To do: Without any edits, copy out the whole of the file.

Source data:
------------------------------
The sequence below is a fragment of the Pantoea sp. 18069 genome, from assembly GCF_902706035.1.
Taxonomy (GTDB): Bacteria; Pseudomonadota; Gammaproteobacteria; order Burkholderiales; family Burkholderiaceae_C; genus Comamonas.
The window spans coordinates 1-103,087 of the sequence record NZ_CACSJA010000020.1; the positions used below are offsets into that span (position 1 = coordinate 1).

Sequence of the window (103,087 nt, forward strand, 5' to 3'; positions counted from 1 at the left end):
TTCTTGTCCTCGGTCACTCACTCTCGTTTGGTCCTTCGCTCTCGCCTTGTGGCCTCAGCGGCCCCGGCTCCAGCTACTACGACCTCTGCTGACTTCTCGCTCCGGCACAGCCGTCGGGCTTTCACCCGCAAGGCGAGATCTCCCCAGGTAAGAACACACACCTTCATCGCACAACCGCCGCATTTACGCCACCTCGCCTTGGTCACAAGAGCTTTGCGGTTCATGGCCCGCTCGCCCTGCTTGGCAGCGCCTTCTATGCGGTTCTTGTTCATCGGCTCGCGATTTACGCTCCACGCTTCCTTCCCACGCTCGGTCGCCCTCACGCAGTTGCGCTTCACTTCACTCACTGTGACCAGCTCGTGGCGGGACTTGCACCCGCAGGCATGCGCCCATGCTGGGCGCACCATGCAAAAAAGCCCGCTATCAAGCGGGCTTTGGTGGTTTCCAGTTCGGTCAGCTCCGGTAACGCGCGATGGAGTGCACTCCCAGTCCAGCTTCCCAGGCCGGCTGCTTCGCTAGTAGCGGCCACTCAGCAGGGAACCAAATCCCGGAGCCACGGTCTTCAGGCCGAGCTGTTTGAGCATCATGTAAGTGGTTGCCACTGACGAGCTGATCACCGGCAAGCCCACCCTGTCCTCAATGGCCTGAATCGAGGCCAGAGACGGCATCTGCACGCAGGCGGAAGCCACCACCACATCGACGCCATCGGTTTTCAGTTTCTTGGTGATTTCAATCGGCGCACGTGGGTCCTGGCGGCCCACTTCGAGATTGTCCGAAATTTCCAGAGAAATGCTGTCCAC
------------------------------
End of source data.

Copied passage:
The sequence below is a fragment of the Pantoea sp. 18069 genome, from assembly GCF_902706035.1.
Taxonomy (GTDB): Bacteria; Pseudomonadota; Gammaproteobacteria; order Burkholderiales; family Burkholderiaceae_C; genus Comamonas.
The window spans coordinates 1-103,087 of the sequence record NZ_CACSJA010000020.1; the positions used below are offsets into that span (position 1 = coordinate 1).

Sequence of the window (103,087 nt, forward strand, 5' to 3'; positions counted from 1 at the left end):
TTCTTGTCCTCGGTCACTCACTCTCGTTTGGTCCTTCGCTCTCGCCTTGTGGCCTCAGCGGCCCCGGCTCCAGCTACTACGACCTCTGCTGACTTCTCGCTCCGGCACAGCCGTCGGGCTTTCACCCGCAAGGCGAGATCTCCCCAGGTAAGAACACACACCTTCATCGCACAACCGCCGCATTTACGCCACCTCGCCTTGGTCACAAGAGCTTTGCGGTTCATGGCCCGCTCGCCCTGCTTGGCAGCGCCTTCTATGCGGTTCTTGTTCATCGGCTCGCGATTTACGCTCCACGCTTCCTTCCCACGCTCGGTCGCCCTCACGCAGTTGCGCTTCACTTCACTCACTGTGACCAGCTCGTGGCGGGACTTGCACCCGCAGGCATGCGCCCATGCTGGGCGCACCATGCAAAAAAGCCCGCTATCAAGCGGGCTTTGGTGGTTTCCAGTTCGGTCAGCTCCGGTAACGCGCGATGGAGTGCACTCCCAGTCCAGCTTCCCAGGCCGGCTGCTTCGCTAGTAGCGGCCACTCAGCAGGGAACCAAATCCCGGAGCCACGGTCTTCAGGCCGAGCTGTTTGAGCATCATGTAAGTGGTTGCCACTGACGAGCTGATCACCGGCAAGCCCACCCTGTCCTCAATGGCCTGAATCGAGGCCAGAGACGGCATCTGCACGCAGGCGGAAGCCACCACCACATCGACGCCATCGGTTTTCAGTTTCTTGGTGATTTCAATCGGCGCACGTGGGTCCTGGCGGCCCACTTCGAGATTGTCCGAAATTTCCAGAGAAATGCTGTCCAC